India, authentic studies on the normal values of Vit

India, though a sunshine country, it is
reported that prevalence of Vit D (D3) deficiency is not only significant to the
extent of 85-90% but is also widespread. 
Vit D is also known as Cholecalciferol.
Unfortunately, we are unable to find authentic studies on the normal values of
Vit D3 in Indian population.  The studies
that are available have a small sample size and only longitudinal studies are
carried out.  There is no cross sectional
studies of normal Vit D3 levels in Indian population with sufficient sample
size, to make it statistically significant.

Unfortunately, the definition of normal
values for Vit D varies rather widely. 
In India, most of the laboratories report Vit D levels as deficient,
insufficient, sufficient and toxic.   Accordingly, serum levels of 25(OH) D less
than 10ng/mL is considered deficient, between 11 to 30 as insufficient, between
30 ng/mL to 100 ng/ml sufficient and above
100 ng/mL as toxic.  However, these are
western values, and its relevance to Indian population is not determined.  Again the significance of values deficient
and insufficient is also not determined. 
There is no unanimity amongst experts about normal levels of Vit D as limits
by IOM (Institute of Medicine) and those given by U S Endocrine society are
quite different as mentioned in table:4.

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It is perhaps necessary to note that
before starting therapy for severe Vit D deficiency, it is necessary to evaluate
the status with respect to Calcium, Phosphorus and PTH levels.Measurements
of Vit D levels:The assays of Vit D3 are performed by 4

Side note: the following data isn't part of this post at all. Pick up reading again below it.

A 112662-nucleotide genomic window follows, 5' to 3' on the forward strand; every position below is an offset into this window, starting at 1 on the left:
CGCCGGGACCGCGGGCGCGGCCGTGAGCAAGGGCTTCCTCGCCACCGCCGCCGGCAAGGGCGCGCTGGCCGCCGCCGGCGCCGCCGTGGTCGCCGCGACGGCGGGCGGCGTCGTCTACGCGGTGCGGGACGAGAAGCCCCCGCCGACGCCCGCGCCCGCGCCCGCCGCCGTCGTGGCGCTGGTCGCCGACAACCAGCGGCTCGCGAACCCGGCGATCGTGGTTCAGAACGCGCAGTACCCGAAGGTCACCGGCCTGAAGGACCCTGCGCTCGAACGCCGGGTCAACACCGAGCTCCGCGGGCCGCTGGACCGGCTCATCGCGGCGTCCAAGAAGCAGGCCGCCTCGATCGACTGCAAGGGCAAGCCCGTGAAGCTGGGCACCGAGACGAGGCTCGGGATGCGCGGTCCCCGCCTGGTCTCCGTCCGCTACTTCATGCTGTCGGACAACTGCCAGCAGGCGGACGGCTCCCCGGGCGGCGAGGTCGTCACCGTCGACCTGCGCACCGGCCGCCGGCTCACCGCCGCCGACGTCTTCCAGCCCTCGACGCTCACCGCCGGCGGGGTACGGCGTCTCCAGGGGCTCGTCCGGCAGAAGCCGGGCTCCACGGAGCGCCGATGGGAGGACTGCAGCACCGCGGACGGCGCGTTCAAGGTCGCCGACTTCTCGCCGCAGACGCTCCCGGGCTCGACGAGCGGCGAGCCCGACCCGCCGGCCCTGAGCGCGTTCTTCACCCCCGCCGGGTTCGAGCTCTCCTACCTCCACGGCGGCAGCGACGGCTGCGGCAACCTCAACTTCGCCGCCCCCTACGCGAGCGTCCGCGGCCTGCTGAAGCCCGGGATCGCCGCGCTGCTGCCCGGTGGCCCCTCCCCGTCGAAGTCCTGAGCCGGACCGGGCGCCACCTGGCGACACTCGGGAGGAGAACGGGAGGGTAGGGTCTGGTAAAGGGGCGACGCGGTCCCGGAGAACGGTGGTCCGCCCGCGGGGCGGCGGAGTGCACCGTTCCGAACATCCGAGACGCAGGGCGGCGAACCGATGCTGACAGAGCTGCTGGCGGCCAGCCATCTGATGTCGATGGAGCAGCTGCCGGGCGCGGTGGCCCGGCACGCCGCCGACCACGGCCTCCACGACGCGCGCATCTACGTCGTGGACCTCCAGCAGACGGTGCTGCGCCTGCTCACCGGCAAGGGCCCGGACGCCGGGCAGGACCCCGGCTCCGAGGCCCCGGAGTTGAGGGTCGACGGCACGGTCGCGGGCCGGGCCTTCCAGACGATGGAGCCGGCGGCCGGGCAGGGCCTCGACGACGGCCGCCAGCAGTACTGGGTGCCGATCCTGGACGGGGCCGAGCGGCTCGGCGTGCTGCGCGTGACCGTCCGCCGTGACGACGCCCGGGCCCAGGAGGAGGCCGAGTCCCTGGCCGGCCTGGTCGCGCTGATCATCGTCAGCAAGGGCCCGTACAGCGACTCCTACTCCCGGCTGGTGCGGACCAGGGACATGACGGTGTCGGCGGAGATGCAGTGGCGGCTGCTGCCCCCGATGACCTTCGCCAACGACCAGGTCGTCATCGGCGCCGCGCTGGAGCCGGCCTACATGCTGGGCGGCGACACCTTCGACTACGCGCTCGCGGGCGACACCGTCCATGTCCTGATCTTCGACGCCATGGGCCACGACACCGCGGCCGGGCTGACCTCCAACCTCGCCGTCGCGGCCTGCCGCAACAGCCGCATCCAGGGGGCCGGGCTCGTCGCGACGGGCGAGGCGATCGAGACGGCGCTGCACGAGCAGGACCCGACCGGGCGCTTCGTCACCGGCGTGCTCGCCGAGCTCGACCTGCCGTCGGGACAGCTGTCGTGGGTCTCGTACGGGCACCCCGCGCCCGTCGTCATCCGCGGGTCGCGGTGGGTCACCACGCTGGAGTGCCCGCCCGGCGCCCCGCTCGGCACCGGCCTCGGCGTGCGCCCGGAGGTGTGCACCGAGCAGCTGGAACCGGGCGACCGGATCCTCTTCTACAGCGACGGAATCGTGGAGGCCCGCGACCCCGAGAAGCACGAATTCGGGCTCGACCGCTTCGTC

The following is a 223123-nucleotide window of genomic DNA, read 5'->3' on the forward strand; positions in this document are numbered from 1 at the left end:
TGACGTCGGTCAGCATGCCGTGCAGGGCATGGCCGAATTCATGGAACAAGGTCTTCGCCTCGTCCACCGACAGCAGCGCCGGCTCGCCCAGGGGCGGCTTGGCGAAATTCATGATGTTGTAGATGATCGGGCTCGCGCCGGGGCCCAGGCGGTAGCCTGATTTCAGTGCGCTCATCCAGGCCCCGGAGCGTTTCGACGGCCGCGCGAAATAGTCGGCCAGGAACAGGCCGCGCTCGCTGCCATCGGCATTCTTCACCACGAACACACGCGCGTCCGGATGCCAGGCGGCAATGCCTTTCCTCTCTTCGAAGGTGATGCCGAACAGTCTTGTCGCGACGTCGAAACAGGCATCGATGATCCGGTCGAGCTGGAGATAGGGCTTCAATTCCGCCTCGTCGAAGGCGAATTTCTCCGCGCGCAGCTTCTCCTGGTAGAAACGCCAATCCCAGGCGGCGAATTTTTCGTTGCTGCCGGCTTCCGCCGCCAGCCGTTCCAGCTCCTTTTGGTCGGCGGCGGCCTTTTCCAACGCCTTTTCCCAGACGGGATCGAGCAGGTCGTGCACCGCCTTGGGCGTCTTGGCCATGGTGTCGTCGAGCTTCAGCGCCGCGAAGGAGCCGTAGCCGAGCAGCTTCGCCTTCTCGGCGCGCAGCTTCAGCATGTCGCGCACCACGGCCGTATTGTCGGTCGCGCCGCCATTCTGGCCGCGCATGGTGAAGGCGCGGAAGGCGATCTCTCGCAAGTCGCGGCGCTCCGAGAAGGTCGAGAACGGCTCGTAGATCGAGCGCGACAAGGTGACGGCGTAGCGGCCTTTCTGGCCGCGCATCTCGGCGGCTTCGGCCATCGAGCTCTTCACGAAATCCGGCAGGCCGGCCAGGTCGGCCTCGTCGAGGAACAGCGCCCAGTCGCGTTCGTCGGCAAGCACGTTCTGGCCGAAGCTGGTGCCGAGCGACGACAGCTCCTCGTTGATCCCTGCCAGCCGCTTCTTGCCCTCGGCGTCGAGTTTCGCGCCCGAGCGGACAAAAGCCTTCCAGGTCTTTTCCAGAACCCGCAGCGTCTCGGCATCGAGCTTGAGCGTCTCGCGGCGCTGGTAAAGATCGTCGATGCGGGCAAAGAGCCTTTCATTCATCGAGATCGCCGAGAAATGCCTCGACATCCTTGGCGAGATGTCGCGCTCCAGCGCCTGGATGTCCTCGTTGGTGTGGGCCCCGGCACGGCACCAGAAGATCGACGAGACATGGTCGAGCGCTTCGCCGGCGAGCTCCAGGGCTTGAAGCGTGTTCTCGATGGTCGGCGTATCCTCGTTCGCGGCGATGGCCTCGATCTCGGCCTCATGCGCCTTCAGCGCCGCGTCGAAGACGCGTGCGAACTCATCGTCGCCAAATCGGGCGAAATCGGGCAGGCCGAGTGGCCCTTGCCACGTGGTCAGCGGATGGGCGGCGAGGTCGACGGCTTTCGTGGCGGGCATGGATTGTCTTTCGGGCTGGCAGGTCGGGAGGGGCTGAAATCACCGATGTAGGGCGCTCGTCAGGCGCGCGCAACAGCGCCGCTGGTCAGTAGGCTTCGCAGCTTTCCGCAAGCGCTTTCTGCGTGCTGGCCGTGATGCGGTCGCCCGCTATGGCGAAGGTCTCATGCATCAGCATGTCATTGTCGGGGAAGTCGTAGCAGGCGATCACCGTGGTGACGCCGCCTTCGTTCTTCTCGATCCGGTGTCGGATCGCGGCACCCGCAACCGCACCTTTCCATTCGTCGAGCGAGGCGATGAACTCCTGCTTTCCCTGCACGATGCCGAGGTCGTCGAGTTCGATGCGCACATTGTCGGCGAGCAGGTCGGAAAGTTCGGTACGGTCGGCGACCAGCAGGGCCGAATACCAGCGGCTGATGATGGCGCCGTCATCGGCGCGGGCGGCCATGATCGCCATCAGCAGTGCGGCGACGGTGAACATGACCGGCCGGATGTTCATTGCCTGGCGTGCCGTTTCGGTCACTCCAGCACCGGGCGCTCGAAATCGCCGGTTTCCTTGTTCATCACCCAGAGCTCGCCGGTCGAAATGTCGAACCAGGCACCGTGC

methods: (a) High Performance Liquid Chromatography (HPLC), (b) tandem mass
spectrometry; (c) Radio immunoassays using monoclonal antibodies; (d)
chemiluminescent protein binging assay. 
Most of the laboratories in India use this chemiluminescent protein
binging assay method.Sources
of Vit D:Most important source of Vit D is
Sunlight, especially exposure of the skin to UVB radiation of the sunlight, and
less than 10-15% from dietary sources. 
The sunlight is composed of EMR of varying wavelengths ranging from long
lambda (IR) to short UVB radiation. The sunlight that reaches the earth has 90%
UVA radiation where as only 7-10% is UVB radiation. It is UVB radiation that
produces Vit D in skin. The production of Vit D in the skin is affected by time
of the day, year, latitude, altitude and prevailing weather conditions where we
live. Because of the direct sunlight (angle at which the sunlight hits the
ground—angle of incidence) is high compared to what it is in western countries
(-differences in latitudes at which our country and western countries are). Hence
UVB rays hit more directly, our country enjoys more UVB advantage over western
countries. The disadvantage of UVB light is possible development of skin cancer
but in dark skinned people the risk of this and melanoma is very little.  Remember that children have greater capacity
to produce Vit D compared to old people and hence require less exposure. Excessive
exposure to UVB does not lead to toxicity of Vit D.  People have tendency to use sun creams to
protect skin. Sun creams filter out UVB rays which leads to inadequate
availability of UVB rays for Vit D production through skin. This brings the
vital question, given all favourable conditions, why Vit D deficiency and
insufficiency is so common in our country. Or has it to do with poor Calcium
intake in diet or some PTH abnormalities? Or has to do with Vit D receptors?Literature ReviewCupisti, et al. (2015)
discussed in the paper about which factors were associated with vitamin D